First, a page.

The winning entry in the parade was from Twillingate Pharmachoice, featuring a garden and some gardeners growing healthy food.


We then attended the festival’s opening session, with cancer survivors sitting in front of us (yellow shirts). When one of them learned I’m a survivor as well, she invited me to join them next year to walk in the parade.


Susie and I talked with Miss Achievement of Newfoundland and Labrador. What a talented and intelligent young woman!


Don and I visited the Twillingate Museum formed in 1972 in the former Anglican Parsonage.


I was most interested in the many hand-made items, especially those knitted and crocheted, crafts which are abundant here during the long winters.


I can’t imagine wearing this knitted wool petticoat next to my skin. The ladies probably wore cotton pantaloons underneath. But I really appreciate the skills it took to dye, card and spin the wool, as well as to knit the petticoat!


We enjoyed the beautiful weather and pretty views of the water from almost everywhere.


And the icebergs were superb!





Twillingate’s Long Point Lighthouse is just beyond Crow Head to the north. It’s very picturesque, and the grounds offer great views of the coastline and ocean.


We had lunch one day at the Crow’s Nest Café, high on a hill overlooking the town of Crow Head with the ocean and icebergs beyond. If you look closely you can see Don sitting on the deck on the far side, where our views were spectacular!


I was surprised to learn that we’re over 1,000 kilometers closer to London than Vancouver, in the same country!


A dinner theatre event was fun with Denny & Susie, and we met some fellow Escapees at our table. When Susie picked up our tickets, she had no problem predicting what choice of entrée Don and I would want!



The entertainment included traditional music and funny skits. We all enjoyed the evening.


Another evening event we were told not to miss was a concert by The Split Peas, a 7-woman musical group that has been performing together for over 20 years! Their music is really beautiful and we enjoyed the show.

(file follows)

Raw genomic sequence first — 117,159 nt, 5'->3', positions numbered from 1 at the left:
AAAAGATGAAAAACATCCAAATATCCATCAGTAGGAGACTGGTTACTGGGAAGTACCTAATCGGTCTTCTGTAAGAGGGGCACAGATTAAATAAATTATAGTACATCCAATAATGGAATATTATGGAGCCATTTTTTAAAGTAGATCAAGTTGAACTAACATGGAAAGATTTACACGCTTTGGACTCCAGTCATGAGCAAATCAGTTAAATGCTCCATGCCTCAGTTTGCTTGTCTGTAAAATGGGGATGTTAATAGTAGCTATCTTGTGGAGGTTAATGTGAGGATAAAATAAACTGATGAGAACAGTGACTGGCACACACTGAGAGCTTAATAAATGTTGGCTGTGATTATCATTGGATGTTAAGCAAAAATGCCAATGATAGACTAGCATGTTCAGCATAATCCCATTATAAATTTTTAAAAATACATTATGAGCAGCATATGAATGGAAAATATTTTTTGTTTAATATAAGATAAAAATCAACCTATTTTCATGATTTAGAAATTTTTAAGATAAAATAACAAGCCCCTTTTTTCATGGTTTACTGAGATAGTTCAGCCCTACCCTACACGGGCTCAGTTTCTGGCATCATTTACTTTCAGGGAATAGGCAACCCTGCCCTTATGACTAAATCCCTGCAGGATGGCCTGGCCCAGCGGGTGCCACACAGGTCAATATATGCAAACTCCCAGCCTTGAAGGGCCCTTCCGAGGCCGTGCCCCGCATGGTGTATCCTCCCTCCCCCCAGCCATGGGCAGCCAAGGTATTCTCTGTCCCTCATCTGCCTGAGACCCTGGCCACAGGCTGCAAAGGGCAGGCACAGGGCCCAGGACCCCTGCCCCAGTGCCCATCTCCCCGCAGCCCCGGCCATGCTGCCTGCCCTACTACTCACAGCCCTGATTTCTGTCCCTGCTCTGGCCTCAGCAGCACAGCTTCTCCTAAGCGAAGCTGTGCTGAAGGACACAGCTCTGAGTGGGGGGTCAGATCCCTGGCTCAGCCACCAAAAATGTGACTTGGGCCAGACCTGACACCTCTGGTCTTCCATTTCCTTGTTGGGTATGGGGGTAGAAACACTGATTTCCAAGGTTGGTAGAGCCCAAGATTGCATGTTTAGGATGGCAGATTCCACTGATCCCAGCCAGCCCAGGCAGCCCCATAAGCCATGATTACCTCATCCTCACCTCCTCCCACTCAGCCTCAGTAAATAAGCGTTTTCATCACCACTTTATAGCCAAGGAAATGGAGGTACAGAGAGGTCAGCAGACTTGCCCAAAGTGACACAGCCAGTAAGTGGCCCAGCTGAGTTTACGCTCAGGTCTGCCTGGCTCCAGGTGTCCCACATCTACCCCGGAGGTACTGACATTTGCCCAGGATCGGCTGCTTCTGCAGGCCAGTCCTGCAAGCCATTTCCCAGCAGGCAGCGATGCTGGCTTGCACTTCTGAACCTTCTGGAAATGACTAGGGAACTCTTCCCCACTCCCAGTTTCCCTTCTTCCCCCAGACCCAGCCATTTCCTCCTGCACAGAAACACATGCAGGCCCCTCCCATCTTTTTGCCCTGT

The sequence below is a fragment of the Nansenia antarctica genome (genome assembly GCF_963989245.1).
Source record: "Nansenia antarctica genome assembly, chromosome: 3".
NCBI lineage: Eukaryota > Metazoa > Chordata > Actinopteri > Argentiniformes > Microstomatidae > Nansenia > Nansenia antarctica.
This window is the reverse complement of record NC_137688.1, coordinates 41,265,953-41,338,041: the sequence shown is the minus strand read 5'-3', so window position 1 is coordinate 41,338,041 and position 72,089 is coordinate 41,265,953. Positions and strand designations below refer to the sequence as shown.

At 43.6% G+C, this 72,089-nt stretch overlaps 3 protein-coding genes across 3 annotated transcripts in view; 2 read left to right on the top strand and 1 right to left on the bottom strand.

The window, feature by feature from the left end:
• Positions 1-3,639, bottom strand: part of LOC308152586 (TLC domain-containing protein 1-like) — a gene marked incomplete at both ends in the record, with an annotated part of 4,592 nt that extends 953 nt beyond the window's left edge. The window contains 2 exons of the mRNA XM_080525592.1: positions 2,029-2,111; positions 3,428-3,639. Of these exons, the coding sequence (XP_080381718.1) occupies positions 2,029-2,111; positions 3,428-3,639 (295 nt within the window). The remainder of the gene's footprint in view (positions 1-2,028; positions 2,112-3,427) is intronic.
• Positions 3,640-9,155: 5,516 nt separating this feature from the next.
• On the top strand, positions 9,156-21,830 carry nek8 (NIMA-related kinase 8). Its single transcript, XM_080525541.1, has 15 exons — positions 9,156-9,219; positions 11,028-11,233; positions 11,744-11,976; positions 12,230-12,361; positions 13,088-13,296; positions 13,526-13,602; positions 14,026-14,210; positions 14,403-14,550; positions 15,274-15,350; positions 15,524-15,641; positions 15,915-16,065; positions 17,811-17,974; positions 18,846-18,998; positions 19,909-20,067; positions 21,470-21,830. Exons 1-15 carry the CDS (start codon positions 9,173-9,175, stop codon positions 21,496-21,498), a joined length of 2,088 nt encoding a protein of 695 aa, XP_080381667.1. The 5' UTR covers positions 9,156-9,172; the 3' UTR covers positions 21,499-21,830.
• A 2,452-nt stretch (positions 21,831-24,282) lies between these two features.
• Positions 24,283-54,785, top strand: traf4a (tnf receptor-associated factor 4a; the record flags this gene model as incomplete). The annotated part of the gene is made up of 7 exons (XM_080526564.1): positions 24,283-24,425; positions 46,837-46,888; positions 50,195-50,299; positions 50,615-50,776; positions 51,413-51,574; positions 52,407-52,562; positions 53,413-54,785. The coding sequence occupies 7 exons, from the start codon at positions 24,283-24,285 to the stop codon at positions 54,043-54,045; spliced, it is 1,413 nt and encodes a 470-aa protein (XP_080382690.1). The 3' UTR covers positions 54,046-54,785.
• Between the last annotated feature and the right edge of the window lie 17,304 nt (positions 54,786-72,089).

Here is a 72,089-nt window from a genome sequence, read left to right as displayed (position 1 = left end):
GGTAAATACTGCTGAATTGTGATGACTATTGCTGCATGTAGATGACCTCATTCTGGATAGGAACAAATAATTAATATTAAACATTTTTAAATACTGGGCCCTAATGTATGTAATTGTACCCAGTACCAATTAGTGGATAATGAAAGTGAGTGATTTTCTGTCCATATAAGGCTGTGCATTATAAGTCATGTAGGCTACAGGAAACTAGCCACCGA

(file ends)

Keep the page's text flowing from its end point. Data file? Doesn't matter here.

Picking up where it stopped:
There were many more events with music and entertainment during the week. We certainly didn’t have much spare time and enjoyed every minute!

We had a chance to spend a brief time with Jane & Russ Darrow who caught up with us for a couple of days, then went ahead toward St. John.



Don felt the need to eat his final lobster from the area before we left Twillingate. Weighing about 3 lbs, it overlapped the 10x12 platter! Susie and I had crab legs that evening, which were really good, and Don shared some of his lobster with us. Just the big claw (left one is larger) by itself had almost as much meat as some of our smaller lobsters. Denny’s not fond of seafood, so he went to the Jigg’s Dinner, a traditional salt beef Newfoundland meal, and enjoyed it.


We’re now in Gander, where we just received our mail shipment from Rapid City, which included a supply of Don’s insulin and other diabetic meds. Susie and Denny took another route to see more coastline and fishing villages and will meet up with us here tomorrow. Be sure to check her blog for their adventures.

Here’s a “small world story.” When we were in Baddeck, NS about 10 days ago, we stayed a couple of nights in a park where two Phaetons similar to ours (one is identical except for color, same year/same floor plan) came in and parked behind us, and we talked briefly with the owners. They are Larry & Sharon, and Mike and (forgot wife’s name). We were all out touring most of the time so we didn’t really get well-acquainted, but I remembered that both the men were in the Navy.


So, guess who just pulled in next to us in Gander? Yep, the same two Phaetons! Maybe we’ll have a chance to visit more this time.


I’ll close with a Newfoundland sunset. Not as spectacular as those we experience in Arizona, but pretty good!